- Only sequences where the starting point and difference is 10n, 5 x 10n, 2 x 10n or 2.5 x 10n can be used as sources for approximate expressions. Therefore, expression pairs like 3 or 6, 40 or 80 and 600 or 1200 that would form part of sequences with differences equaling 3 x 10n, 4 x 10n or 6 x 10n are not acceptable.
- The sequence involved can only be used up to its 20th number at most. 12 or 13 and 90 or 95 are therefore acceptable, but 32 or 33 and 150 or 155 are not. If the starting point and difference is 2 or 20 etc., or 2.5 or 25 etc. the sequence might be even shorter than 20. Meaning that large numbers with small differences are not acceptable members of an estimation pair.
With regard to round numbers, Pollmann and Jansen suggest that estimations made using the Approximate Number System can be thought of as being mapped onto a set of favourite numbers. So that with any particular base n there is a set of favourite numbers that consists of:
- any integer power of the base
Pollmann and Jansen 1996, p.225
- half, double, and half of half of any integer power of the base
Giving a set of favourite numbers for our base 10 number system of something like:
n-powers of base 10 0.01, 0.1, 1, 10, 100, 1000 etc.
doubles 0.2, 2, 20, 200, 2000 etc.
halves 0.5, 5, 50, 500 etc.
halves of halves 0.25, 2.5, 25, 250 etc.
Pollmann and Jansen then wanted to see if favourite numbers like these occurred in everyday usage and examined the denominations used for different currencies. They examined the denominations used by 84 countries with a total of over 1000 separate denominations and found that they all used base 10 favourite numbers as defined above, with just 13 exceptions.
Sterling 1p, 2p, 5p, 10p, 20p, 50p, £1, £2, £5, £10, £20, £50
Euro 1, 2, 5, 10, 20, 50 cents €1, €2, €5, €10, €20, €50, €100, €200, €500
Dollar 1, 5, 10, 25, 50 cents $1, $2, $5, $10, $50, $100
The few exceptions mainly included countries that have a 3-unit coin or banknote. Before metrication in 1971, Great Britain also had threepence (3d) and sixpence (6d) coins although these would have been members of a base 12 favourite number list, there being 12d in a shilling and 6d would half of that and 3d a half of a half of a shilling.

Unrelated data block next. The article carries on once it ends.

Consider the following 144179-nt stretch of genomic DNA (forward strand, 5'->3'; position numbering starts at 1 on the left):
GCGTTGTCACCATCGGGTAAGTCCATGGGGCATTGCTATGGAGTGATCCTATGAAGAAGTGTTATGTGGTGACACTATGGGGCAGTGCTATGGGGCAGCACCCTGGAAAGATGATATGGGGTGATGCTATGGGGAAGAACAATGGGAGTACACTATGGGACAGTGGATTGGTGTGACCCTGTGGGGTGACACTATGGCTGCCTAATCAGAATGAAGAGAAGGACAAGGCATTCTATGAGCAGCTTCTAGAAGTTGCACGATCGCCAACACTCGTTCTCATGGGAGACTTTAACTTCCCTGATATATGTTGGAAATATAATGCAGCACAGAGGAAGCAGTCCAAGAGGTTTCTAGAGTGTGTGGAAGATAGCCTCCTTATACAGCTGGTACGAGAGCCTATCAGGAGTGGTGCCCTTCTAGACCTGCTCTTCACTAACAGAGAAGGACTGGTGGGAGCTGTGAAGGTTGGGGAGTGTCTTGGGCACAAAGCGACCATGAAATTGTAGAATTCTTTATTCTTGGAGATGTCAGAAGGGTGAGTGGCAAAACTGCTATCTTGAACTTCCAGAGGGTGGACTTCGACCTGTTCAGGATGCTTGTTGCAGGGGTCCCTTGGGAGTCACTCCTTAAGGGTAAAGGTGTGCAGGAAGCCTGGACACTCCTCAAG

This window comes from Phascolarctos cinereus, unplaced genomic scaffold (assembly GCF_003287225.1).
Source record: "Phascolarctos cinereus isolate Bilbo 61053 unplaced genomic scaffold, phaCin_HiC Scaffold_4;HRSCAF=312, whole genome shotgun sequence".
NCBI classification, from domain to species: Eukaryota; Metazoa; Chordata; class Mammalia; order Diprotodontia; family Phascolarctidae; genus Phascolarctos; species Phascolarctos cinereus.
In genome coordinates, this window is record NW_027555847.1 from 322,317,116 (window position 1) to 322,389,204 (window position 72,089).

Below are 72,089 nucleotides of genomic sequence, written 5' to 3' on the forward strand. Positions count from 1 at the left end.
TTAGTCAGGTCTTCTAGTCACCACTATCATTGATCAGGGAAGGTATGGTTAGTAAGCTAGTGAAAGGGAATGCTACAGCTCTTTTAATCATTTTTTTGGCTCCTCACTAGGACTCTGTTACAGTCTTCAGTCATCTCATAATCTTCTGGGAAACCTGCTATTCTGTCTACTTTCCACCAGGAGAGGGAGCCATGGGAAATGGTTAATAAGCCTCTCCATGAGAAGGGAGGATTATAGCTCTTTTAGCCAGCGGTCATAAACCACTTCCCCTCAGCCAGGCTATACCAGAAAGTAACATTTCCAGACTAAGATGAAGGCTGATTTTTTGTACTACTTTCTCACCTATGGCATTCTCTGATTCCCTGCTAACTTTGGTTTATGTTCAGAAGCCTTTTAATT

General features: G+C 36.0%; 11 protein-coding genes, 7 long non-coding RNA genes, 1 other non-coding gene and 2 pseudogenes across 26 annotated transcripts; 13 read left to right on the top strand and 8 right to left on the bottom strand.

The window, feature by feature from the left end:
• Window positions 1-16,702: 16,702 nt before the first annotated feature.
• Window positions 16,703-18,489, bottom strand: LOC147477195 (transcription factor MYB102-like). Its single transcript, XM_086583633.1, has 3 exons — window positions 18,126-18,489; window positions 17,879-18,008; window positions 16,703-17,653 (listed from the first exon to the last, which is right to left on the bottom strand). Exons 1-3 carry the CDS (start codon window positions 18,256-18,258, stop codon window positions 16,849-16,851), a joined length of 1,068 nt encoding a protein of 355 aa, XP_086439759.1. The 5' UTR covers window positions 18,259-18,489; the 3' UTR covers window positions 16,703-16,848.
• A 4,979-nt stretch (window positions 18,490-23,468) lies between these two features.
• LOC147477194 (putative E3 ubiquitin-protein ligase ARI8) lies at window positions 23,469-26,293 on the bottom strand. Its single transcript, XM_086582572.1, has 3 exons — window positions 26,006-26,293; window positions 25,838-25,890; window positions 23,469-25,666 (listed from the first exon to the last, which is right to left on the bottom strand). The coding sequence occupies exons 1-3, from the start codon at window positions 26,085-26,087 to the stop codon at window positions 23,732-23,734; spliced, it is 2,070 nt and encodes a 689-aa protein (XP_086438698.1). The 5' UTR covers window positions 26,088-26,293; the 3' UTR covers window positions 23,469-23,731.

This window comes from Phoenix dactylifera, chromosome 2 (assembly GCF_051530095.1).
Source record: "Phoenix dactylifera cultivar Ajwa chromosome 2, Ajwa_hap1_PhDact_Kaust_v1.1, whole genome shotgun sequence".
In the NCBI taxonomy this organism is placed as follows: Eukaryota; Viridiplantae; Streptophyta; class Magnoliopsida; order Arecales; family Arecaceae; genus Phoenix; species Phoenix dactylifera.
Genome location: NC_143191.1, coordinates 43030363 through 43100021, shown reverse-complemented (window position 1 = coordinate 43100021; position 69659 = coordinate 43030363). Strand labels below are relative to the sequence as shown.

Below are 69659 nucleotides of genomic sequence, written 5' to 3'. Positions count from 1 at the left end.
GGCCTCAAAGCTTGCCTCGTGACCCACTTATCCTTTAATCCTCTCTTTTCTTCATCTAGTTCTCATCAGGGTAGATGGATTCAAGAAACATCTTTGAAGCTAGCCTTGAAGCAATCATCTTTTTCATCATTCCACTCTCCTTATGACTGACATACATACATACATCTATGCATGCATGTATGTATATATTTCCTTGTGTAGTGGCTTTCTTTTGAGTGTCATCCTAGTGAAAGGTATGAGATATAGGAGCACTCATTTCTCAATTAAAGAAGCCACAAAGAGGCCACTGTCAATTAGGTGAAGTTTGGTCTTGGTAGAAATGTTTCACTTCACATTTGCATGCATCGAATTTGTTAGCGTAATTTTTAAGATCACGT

When thinking about satisfying a particular value, for instance when proffering money or change, a so-called ‘greedy algorithm’ is sufficient. That is first proffering the largest denomination less than the required value, then subtracting that denomination from the value to create a new value and continuing the process until the value becomes zero.
If you are asked for 75p you would, if possible, first proffer 50p leaving 75 – 50 = 25p, then proffer 20p leaving 25 – 20 = 5p and finally proffer 5p leaving 5 – 5 = 0p. Greedy algorithms like this are not necessarily globally optimal but with the currencies and denominations listed above they are. This means that these denominations are good models for sets of coordinated modular sizes.
If favourite numbers are used for component sizes a greedy algorithm guarantees that any overall size can be fulfilled with the minimum number of components.
Figure 2: Favourite Numbers and Greedy Algorithm
Saliency of Favourite Numbers
Round numbers are a device that lets language express the inaccuracy and uncertainty of our perception of larger numbers as presented by the Approximate Number System. These numbers and especially their Favourite Number subset have great saliency and are the numbers that we prefer to see when measuring and prefer to use when designing.
Are there musical equivalents of these rules
In rounded numbers, the lower number needs to be a multiple of the difference. It’s fine to say “there were about 200 – 250 people there”; “there were 150 – 200 people there”; but “there were about 150 – 250 people there” feels strange.
200 is multiple of 250 – 200 = 50 OK
150 is multiple of 200 – 150 = 50 OK
150 is not multiple of 250 – 150 = 100 NOT OK
Corresponding to the rules?
Yes, that’s what’s I’m suggesting – I didn’t see a requirement for the round numbers to be a multiple of the difference. But it’s a suggestion -perhaps there are counter-examples?
Note that “there are about 150 – 250 people” is directly equivalent to “there are roughly 200 people, give or take 50 or so”, which *is* acceptable